1. Its hard to be gentle in a violent environment. You have to become hardened and project strength and even be willing to fight just to defend yourself. In brutal environments, the weak are preyed upon.
    There is a Chinese saying along the lines of if you are going to kill somebody then dig two graves.
    I was thinking about this crime in poor areas phenomenon yesterday. If you think about it, if everybody had middle class money,property and a lifestyle, who would bother breaking into another middle class home to rob something? Hardly anybody! There’s no point. Even if people just had enough and lived comfortably, it would happen a lot less. Where I live, a lot of that happens because people are desperate to fund their drug habit so that’s the other issue..

    1. This is a cool comment, especially the first 2 paragraphs. About the 3rd paragraph, that’s what happens under socialism or Communism. Crime rate basically collapses.

      1. And of course, if you have to show aggression to defend yourself, you end up feeling it too. Your innate capacity for violence and aggression is encouraged and cultivated, rather than your capacity for gentleness and kindness, as in a positive culture.

      2. Only under communism many people die because they starve to death due to collective farming such as under Mao. Many starvation deaths happened under Stalin too. People don’t work as hard if they aren’t held accountable and only a group is held accountable. Either things go wrong or one or 2 people do all the work out of several. I learned this through school group projects growing up.
        I think the deserving poor who are willing to work should be helped. People that just want to go on welfare their entire lives should be forced to sink or swim.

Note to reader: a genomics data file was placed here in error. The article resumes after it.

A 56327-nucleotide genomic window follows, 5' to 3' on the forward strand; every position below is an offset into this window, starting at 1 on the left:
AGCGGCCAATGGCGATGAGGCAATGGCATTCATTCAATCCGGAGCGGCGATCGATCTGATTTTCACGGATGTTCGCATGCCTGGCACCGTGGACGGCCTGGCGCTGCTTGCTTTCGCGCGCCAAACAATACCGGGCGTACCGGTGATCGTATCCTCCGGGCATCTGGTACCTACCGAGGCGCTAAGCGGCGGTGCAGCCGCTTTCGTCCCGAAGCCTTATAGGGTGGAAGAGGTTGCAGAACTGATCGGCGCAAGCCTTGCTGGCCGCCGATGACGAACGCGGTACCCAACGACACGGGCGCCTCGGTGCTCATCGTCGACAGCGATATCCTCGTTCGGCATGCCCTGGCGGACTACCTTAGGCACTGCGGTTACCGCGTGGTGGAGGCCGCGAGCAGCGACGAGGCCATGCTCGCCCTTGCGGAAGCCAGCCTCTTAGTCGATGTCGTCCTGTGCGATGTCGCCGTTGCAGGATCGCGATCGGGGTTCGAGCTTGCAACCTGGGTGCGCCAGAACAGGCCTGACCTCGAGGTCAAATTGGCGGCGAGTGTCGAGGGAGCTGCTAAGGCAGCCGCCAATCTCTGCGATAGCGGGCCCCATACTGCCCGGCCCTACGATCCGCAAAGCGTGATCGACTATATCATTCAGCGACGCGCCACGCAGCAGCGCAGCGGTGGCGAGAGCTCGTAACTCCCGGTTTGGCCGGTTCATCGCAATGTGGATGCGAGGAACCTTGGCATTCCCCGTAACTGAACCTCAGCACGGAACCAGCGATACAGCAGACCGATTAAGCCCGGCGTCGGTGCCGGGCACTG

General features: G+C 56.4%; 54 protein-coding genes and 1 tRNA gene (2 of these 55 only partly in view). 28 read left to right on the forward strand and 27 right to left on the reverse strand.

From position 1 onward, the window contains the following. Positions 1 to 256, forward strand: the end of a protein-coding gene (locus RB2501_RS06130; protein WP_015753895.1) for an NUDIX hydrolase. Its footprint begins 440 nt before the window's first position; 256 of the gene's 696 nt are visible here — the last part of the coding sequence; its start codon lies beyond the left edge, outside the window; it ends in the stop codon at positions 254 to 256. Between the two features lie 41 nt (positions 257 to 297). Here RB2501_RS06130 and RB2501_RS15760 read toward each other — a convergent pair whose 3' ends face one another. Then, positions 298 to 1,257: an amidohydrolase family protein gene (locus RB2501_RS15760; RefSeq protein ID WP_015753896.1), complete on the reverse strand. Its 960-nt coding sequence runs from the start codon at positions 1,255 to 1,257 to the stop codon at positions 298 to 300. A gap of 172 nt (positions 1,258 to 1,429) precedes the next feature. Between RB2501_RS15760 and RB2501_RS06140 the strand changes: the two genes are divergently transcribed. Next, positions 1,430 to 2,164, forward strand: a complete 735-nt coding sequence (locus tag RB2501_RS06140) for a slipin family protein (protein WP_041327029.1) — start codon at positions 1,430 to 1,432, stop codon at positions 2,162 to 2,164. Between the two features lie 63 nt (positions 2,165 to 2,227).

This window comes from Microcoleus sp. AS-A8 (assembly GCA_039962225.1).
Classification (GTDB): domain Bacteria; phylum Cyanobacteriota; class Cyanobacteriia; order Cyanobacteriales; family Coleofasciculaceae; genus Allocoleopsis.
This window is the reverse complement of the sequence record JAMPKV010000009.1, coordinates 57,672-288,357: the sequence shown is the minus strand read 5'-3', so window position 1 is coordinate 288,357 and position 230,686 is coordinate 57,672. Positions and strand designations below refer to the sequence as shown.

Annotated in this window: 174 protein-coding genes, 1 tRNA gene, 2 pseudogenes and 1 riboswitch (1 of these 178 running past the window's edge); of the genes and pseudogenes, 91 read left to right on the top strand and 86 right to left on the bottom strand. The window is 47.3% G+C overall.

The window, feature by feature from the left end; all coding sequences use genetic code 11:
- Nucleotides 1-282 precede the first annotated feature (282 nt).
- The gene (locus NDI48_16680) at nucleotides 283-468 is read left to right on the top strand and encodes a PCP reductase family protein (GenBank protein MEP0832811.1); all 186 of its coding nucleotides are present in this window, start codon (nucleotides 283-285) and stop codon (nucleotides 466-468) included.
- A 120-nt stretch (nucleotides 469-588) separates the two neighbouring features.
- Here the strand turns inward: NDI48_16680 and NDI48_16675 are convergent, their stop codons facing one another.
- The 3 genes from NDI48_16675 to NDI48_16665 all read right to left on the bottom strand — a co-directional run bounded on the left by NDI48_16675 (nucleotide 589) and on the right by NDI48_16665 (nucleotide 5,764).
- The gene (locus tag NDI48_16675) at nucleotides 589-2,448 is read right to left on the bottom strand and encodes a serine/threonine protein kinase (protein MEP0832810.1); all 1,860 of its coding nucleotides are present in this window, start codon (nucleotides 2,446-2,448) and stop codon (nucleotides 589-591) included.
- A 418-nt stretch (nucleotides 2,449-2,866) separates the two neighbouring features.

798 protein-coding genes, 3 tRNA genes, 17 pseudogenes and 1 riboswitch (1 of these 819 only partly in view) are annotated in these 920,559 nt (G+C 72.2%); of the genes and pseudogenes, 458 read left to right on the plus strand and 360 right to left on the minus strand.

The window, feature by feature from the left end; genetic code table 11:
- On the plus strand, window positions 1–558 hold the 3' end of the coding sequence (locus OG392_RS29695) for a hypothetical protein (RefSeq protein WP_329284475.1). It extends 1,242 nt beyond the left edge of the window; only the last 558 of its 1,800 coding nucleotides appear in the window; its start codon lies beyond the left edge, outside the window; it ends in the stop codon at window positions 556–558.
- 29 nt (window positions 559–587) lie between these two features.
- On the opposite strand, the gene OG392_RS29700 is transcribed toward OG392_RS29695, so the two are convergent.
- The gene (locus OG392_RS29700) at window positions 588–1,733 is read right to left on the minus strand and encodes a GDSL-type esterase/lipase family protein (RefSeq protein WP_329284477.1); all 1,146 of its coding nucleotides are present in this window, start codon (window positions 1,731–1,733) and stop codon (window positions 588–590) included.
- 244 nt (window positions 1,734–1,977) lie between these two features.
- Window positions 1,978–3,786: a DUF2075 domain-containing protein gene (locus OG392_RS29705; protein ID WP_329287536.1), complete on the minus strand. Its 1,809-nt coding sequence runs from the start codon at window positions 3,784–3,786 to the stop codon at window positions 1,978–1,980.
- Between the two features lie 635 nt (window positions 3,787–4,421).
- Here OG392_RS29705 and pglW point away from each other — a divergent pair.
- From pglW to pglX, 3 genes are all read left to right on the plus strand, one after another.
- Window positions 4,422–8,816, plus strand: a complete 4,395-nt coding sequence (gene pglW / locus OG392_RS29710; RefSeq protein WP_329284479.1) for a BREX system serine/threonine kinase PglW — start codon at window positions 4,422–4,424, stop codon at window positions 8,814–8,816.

2. Regarding fatalism, this was displayed very much by the Tupac Shakur. He expressed at times a death wish (ie didn’t want to kill himself but wanted to die), not wanting to come back to earth after he died and the belief that he would die young, which he did. He was very intelligent, engaged with the plight of black Americans and very sensitive. I think he felt a lot of compassion for his fellow African Americans but also a lot of sorrow and despair about the world he lived in. He used to have guns, associated with some of the wrong people and promoted the ‘thug life’ (which he had his own interpretation of). He went down a route where I think he refused to disassociate himself with the situation of his fellow poor African Americans.
    Watch this video of him when he was 17. He really was a wonderful kid that could have taken a very different route. At one point in his life as an adolescent he was taken in by a Jewish women who he became firm friends with; they read books and discussed spirituality and mysticism. Somebody commented on this ages ago that if he was Jewish, he’s have stayed like this.
    Here is some kind of police or court interview later on:
    Some of his songs are gangstery but some show a deep social conscience and solidarity.

  3. This seems to be a post favoring nurture over nature. I would agree totally as nature is over-rated.